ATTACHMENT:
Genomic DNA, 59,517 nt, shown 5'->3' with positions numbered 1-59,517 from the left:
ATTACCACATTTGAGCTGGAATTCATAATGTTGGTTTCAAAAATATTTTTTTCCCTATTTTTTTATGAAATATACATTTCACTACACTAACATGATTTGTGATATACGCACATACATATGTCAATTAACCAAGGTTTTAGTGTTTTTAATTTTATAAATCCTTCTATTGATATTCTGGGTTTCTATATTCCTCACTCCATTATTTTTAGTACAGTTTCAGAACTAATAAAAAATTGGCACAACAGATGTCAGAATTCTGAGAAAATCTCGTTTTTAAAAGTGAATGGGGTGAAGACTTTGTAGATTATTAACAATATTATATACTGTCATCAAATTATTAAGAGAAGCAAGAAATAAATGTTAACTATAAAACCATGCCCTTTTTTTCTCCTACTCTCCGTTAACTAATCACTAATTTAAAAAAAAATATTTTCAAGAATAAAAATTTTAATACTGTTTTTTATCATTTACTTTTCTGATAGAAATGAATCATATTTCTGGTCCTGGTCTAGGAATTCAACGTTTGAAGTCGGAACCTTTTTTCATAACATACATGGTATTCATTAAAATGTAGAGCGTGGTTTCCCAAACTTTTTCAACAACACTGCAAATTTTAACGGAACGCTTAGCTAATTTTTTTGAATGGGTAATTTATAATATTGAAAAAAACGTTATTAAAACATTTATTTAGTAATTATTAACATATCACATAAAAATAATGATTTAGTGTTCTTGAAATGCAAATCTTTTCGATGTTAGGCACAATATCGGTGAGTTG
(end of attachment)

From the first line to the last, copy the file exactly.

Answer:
Genomic DNA, 59,517 nt, shown 5'->3' with positions numbered 1-59,517 from the left:
ATTACCACATTTGAGCTGGAATTCATAATGTTGGTTTCAAAAATATTTTTTTCCCTATTTTTTTATGAAATATACATTTCACTACACTAACATGATTTGTGATATACGCACATACATATGTCAATTAACCAAGGTTTTAGTGTTTTTAATTTTATAAATCCTTCTATTGATATTCTGGGTTTCTATATTCCTCACTCCATTATTTTTAGTACAGTTTCAGAACTAATAAAAAATTGGCACAACAGATGTCAGAATTCTGAGAAAATCTCGTTTTTAAAAGTGAATGGGGTGAAGACTTTGTAGATTATTAACAATATTATATACTGTCATCAAATTATTAAGAGAAGCAAGAAATAAATGTTAACTATAAAACCATGCCCTTTTTTTCTCCTACTCTCCGTTAACTAATCACTAATTTAAAAAAAAATATTTTCAAGAATAAAAATTTTAATACTGTTTTTTATCATTTACTTTTCTGATAGAAATGAATCATATTTCTGGTCCTGGTCTAGGAATTCAACGTTTGAAGTCGGAACCTTTTTTCATAACATACATGGTATTCATTAAAATGTAGAGCGTGGTTTCCCAAACTTTTTCAACAACACTGCAAATTTTAACGGAACGCTTAGCTAATTTTTTTGAATGGGTAATTTATAATATTGAAAAAAACGTTATTAAAACATTTATTTAGTAATTATTAACATATCACATAAAAATAATGATTTAGTGTTCTTGAAATGCAAATCTTTTCGATGTTAGGCACAATATCGGTGAGTTG